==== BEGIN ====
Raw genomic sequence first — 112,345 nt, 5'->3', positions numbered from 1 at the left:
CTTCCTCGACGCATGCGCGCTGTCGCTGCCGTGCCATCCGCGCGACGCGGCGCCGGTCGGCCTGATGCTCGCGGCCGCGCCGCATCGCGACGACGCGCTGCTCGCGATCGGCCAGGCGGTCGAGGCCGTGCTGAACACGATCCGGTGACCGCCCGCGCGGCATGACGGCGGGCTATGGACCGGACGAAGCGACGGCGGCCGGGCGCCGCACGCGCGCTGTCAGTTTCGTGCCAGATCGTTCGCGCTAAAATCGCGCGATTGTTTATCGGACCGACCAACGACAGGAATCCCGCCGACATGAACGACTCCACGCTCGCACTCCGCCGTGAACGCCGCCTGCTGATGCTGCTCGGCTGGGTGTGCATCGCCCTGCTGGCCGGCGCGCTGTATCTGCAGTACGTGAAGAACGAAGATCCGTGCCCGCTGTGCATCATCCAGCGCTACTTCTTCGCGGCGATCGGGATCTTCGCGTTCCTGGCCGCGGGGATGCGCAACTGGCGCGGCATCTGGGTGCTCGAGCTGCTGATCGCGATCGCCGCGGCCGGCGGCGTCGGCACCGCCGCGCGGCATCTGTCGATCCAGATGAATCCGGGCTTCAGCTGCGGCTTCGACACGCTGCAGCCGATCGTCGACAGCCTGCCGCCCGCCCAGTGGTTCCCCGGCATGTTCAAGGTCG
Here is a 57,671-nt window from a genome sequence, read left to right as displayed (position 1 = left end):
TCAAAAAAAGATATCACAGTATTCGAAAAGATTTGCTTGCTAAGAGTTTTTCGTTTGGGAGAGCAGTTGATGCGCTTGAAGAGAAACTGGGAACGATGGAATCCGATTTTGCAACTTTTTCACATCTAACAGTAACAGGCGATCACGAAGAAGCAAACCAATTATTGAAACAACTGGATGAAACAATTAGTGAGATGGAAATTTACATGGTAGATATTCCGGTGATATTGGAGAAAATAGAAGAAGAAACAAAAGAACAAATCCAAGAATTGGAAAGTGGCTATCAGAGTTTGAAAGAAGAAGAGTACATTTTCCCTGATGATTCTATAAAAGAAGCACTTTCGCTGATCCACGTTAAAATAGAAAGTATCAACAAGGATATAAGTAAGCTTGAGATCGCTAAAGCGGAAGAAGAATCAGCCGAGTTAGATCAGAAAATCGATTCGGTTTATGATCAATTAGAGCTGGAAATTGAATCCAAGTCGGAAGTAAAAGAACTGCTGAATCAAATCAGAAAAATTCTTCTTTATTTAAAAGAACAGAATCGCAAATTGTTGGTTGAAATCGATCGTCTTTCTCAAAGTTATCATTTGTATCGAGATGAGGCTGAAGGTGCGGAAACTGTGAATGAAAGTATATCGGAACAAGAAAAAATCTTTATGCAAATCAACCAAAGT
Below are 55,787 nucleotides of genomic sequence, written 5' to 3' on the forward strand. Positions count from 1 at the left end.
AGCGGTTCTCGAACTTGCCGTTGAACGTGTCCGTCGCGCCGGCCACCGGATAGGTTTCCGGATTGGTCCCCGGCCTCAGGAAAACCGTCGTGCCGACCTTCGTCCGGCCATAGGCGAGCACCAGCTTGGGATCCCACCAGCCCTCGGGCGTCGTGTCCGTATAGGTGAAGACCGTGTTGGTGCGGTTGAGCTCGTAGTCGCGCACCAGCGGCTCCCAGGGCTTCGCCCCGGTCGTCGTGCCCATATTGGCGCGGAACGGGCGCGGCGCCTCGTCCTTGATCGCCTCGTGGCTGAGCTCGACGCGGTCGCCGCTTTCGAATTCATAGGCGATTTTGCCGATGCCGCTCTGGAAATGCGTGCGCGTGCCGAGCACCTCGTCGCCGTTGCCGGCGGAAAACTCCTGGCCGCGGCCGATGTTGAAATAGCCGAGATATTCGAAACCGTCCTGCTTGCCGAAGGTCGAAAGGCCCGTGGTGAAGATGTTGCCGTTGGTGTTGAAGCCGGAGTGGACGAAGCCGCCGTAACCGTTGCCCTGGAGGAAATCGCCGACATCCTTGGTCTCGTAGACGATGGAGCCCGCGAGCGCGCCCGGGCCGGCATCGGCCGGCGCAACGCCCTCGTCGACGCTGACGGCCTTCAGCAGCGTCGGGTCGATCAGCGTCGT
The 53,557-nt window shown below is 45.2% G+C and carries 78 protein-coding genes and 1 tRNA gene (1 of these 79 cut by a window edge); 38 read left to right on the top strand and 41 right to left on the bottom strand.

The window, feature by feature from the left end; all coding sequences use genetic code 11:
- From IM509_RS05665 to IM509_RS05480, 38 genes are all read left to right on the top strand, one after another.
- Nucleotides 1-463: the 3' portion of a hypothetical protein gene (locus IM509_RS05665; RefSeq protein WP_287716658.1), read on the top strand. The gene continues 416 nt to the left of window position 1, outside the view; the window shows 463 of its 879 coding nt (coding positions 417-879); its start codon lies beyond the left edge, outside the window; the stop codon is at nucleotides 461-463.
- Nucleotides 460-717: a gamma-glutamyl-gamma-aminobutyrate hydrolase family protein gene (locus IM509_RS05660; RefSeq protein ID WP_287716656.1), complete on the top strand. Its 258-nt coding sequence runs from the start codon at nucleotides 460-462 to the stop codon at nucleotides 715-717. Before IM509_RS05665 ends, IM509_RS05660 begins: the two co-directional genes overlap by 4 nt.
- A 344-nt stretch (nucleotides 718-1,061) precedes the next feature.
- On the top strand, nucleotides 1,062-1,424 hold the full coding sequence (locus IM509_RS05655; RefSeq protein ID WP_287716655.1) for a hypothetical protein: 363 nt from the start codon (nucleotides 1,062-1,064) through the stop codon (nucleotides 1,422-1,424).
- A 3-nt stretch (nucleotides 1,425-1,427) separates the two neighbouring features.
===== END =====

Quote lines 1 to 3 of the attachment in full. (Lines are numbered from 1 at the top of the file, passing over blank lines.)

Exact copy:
Raw genomic sequence first — 112,345 nt, 5'->3', positions numbered from 1 at the left:
CTTCCTCGACGCATGCGCGCTGTCGCTGCCGTGCCATCCGCGCGACGCGGCGCCGGTCGGCCTGATGCTCGCGGCCGCGCCGCATCGCGACGACGCGCTGCTCGCGATCGGCCAGGCGGTCGAGGCCGTGCTGAACACGATCCGGTGACCGCCCGCGCGGCATGACGGCGGGCTATGGACCGGACGAAGCGACGGCGGCCGGGCGCCGCACGCGCGCTGTCAGTTTCGTGCCAGATCGTTCGCGCTAAAATCGCGCGATTGTTTATCGGACCGACCAACGACAGGAATCCCGCCGACATGAACGACTCCACGCTCGCACTCCGCCGTGAACGCCGCCTGCTGATGCTGCTCGGCTGGGTGTGCATCGCCCTGCTGGCCGGCGCGCTGTATCTGCAGTACGTGAAGAACGAAGATCCGTGCCCGCTGTGCATCATCCAGCGCTACTTCTTCGCGGCGATCGGGATCTTCGCGTTCCTGGCCGCGGGGATGCGCAACTGGCGCGGCATCTGGGTGCTCGAGCTGCTGATCGCGATCGCCGCGGCCGGCGGCGTCGGCACCGCCGCGCGGCATCTGTCGATCCAGATGAATCCGGGCTTCAGCTGCGGCTTCGACACGCTGCAGCCGATCGTCGACAGCCTGCCGCCCGCCCAGTGGTTCCCCGGCATGTTCAAGGTCG
Here is a 57,671-nt window from a genome sequence, read left to right as displayed (position 1 = left end):